Back in 2005, Ford was ordered to pay some $43m to the Jablonski family whose Lincoln Town Car had caught fire after being rear-ended. According to the Associated Press:
As a result of the crash, according to the ruling, a large pipe wrench in the Jablonski car’s [trunk] was propelled into the vehicle’s gas tank, causing the blaze.
Attorneys for the family argued during the 11-day trial that the fuel tank’s positioning behind axle was among things flawed in the car’s construction, and that Ford should have warned car owners or retrofitted the vehicles with safety devices.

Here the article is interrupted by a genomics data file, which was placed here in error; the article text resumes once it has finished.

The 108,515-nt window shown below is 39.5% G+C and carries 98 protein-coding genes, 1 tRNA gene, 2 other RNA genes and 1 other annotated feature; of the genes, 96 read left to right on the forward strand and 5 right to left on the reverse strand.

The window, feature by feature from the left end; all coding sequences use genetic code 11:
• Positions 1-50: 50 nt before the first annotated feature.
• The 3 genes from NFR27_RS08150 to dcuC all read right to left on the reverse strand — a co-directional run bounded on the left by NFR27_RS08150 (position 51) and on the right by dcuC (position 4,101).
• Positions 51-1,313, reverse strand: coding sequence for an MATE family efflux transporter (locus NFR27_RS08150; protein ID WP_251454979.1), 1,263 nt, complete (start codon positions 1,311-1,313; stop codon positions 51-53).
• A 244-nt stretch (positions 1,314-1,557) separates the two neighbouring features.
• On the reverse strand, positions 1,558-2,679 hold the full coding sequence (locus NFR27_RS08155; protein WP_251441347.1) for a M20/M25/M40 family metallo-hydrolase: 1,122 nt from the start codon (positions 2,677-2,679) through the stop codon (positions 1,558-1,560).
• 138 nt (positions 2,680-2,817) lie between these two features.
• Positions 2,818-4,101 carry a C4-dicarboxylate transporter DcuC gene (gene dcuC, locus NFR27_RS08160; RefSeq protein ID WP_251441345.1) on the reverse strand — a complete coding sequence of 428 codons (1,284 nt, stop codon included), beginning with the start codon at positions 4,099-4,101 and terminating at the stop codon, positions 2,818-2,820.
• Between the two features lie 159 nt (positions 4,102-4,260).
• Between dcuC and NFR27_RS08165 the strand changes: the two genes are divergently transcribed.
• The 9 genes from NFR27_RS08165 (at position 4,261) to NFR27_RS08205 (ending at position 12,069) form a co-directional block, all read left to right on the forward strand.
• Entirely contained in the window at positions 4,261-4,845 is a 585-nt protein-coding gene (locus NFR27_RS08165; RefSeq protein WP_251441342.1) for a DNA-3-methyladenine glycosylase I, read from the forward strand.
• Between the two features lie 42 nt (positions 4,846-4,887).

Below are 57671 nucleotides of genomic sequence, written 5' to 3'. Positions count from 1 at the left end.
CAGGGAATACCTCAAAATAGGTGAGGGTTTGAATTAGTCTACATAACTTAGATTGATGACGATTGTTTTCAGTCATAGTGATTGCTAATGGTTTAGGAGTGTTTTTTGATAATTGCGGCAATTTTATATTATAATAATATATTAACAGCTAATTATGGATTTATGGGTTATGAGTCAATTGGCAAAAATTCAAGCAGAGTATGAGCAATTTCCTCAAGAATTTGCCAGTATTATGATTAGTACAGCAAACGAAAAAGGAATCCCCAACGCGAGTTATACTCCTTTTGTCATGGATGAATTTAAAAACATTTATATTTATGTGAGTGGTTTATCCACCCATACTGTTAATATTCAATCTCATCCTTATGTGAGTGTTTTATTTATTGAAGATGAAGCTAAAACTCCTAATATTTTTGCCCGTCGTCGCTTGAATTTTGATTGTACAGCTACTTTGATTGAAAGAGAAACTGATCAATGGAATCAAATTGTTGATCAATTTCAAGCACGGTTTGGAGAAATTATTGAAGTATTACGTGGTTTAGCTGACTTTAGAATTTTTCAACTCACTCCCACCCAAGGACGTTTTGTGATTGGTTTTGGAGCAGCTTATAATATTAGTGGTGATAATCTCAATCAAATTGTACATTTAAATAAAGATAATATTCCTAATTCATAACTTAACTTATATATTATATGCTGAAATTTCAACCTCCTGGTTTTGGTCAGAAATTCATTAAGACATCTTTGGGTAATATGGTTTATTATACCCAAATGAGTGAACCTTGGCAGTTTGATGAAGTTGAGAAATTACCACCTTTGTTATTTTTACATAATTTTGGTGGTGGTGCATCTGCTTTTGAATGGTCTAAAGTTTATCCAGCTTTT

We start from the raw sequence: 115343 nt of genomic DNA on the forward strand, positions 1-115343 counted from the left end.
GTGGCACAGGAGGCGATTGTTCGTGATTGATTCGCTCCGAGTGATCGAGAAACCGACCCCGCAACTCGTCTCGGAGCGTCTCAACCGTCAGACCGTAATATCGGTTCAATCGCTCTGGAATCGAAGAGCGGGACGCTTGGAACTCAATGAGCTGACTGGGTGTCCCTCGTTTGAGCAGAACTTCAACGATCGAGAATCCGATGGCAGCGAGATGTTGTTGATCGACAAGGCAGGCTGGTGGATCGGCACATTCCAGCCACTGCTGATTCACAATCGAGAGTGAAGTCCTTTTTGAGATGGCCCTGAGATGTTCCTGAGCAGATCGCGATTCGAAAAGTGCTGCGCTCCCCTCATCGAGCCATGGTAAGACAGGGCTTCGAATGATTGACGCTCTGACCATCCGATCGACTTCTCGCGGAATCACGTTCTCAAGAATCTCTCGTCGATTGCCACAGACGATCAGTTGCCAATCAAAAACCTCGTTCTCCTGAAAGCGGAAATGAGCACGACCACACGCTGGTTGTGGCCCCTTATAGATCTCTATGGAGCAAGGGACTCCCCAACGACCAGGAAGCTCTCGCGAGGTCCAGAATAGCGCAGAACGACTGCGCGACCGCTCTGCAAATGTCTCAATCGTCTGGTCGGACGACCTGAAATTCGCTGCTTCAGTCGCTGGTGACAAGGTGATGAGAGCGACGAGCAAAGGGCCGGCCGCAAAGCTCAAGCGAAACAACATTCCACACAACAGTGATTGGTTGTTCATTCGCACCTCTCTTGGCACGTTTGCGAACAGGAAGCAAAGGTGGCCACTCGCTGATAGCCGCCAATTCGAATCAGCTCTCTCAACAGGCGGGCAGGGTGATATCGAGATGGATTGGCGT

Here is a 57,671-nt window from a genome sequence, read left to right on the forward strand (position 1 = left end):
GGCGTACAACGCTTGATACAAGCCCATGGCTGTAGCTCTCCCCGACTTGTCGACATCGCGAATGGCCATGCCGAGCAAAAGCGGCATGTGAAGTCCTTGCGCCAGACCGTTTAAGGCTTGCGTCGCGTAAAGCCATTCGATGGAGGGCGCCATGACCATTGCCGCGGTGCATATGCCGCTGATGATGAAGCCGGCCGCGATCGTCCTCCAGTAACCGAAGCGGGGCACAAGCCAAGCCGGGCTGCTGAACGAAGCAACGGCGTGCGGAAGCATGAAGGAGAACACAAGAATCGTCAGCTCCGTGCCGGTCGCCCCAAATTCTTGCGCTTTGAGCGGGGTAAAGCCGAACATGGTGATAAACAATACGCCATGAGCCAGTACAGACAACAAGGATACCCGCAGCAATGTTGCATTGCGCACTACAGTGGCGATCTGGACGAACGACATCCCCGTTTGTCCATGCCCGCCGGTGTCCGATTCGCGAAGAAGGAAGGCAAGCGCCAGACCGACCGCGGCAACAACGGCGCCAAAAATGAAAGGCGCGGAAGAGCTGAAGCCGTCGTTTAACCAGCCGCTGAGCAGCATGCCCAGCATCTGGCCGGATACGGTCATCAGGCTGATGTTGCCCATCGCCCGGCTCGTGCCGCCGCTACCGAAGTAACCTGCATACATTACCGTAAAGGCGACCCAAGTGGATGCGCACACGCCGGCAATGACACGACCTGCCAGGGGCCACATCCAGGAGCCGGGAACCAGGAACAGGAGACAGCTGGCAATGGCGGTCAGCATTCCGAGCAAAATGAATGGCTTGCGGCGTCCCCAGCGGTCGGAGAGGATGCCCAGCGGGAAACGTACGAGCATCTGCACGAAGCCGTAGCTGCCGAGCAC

Ford countered that no similar accidents had occurred involving the same Town Car model as the one driven by John Jablonski, that the vehicle’s fuel tank was in “the optimum location for that car,” and that the crash should be blamed on the motorist who rear-ended the Jablonskis.
That ruling, with its echoes of the Pinto fiasco, could have validated a long-cherished belief of the personal injury attorney profession: that gas tanks rear of the rear axle are fundamentally dangerous (see above). Of course that’s not the case, and the Town Car in question was given a five-star safety rating by NHTSA. Accordingly, the Illinois Supreme Court threw out the ruling, finding that
the lawsuit on Dora and John Jablonski’s behalf did not give sufficient evidence for a jury to conclude Ford negligently “breached its duty of reasonable care” in designing the Lincoln Town Car